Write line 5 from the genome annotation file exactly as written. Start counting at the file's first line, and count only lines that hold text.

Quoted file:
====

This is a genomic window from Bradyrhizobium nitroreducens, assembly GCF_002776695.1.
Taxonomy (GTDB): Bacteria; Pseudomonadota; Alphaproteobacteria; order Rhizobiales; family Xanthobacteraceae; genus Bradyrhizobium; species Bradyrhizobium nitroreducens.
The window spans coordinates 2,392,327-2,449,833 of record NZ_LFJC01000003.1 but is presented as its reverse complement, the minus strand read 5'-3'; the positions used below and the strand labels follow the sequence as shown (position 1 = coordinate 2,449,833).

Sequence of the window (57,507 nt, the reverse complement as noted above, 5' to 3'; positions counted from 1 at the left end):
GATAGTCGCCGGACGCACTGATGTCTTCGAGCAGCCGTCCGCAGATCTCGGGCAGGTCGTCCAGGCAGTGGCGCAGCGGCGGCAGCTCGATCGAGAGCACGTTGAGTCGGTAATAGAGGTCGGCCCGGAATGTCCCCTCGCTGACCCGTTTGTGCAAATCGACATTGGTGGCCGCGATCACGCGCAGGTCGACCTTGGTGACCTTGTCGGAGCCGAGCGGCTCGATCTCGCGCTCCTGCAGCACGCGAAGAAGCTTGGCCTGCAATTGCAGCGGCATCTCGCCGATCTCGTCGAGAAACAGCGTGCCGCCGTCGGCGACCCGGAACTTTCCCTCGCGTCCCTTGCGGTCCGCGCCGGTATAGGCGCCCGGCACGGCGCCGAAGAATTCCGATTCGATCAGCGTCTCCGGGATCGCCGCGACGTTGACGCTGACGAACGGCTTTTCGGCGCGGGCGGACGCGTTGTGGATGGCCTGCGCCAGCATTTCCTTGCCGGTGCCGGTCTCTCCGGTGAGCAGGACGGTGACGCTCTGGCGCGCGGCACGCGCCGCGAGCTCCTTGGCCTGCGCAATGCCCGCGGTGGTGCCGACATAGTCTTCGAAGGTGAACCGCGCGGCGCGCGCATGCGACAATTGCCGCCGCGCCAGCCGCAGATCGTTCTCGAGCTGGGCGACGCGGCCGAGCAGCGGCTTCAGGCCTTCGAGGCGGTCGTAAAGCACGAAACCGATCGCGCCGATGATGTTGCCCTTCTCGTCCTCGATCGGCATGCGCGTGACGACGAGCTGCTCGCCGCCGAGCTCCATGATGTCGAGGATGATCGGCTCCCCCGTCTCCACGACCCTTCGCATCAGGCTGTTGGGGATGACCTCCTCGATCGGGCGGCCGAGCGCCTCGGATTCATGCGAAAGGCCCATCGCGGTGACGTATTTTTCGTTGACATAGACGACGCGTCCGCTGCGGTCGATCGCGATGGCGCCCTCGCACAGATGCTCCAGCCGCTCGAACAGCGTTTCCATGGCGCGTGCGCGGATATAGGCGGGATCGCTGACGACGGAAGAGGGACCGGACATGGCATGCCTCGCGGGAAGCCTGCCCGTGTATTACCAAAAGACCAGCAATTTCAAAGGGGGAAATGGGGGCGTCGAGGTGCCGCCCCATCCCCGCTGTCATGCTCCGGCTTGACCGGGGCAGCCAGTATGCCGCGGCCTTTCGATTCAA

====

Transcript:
GATAGTCGCCGGACGCACTGATGTCTTCGAGCAGCCGTCCGCAGATCTCGGGCAGGTCGTCCAGGCAGTGGCGCAGCGGCGGCAGCTCGATCGAGAGCACGTTGAGTCGGTAATAGAGGTCGGCCCGGAATGTCCCCTCGCTGACCCGTTTGTGCAAATCGACATTGGTGGCCGCGATCACGCGCAGGTCGACCTTGGTGACCTTGTCGGAGCCGAGCGGCTCGATCTCGCGCTCCTGCAGCACGCGAAGAAGCTTGGCCTGCAATTGCAGCGGCATCTCGCCGATCTCGTCGAGAAACAGCGTGCCGCCGTCGGCGACCCGGAACTTTCCCTCGCGTCCCTTGCGGTCCGCGCCGGTATAGGCGCCCGGCACGGCGCCGAAGAATTCCGATTCGATCAGCGTCTCCGGGATCGCCGCGACGTTGACGCTGACGAACGGCTTTTCGGCGCGGGCGGACGCGTTGTGGATGGCCTGCGCCAGCATTTCCTTGCCGGTGCCGGTCTCTCCGGTGAGCAGGACGGTGACGCTCTGGCGCGCGGCACGCGCCGCGAGCTCCTTGGCCTGCGCAATGCCCGCGGTGGTGCCGACATAGTCTTCGAAGGTGAACCGCGCGGCGCGCGCATGCGACAATTGCCGCCGCGCCAGCCGCAGATCGTTCTCGAGCTGGGCGACGCGGCCGAGCAGCGGCTTCAGGCCTTCGAGGCGGTCGTAAAGCACGAAACCGATCGCGCCGATGATGTTGCCCTTCTCGTCCTCGATCGGCATGCGCGTGACGACGAGCTGCTCGCCGCCGAGCTCCATGATGTCGAGGATGATCGGCTCCCCCGTCTCCACGACCCTTCGCATCAGGCTGTTGGGGATGACCTCCTCGATCGGGCGGCCGAGCGCCTCGGATTCATGCGAAAGGCCCATCGCGGTGACGTATTTTTCGTTGACATAGACGACGCGTCCGCTGCGGTCGATCGCGATGGCGCCCTCGCACAGATGCTCCAGCCGCTCGAACAGCGTTTCCATGGCGCGTGCGCGGATATAGGCGGGATCGCTGACGACGGAAGAGGGACCGGACATGGCATGCCTCGCGGGAAGCCTGCCCGTGTATTACCAAAAGACCAGCAATTTCAAAGGGGGAAATGGGGGCGTCGAGGTGCCGCCCCATCCCCGCTGTCATGCTCCGGCTTGACCGGGGCAGCCAGTATGCCGCGGCCTTTCGATTCAA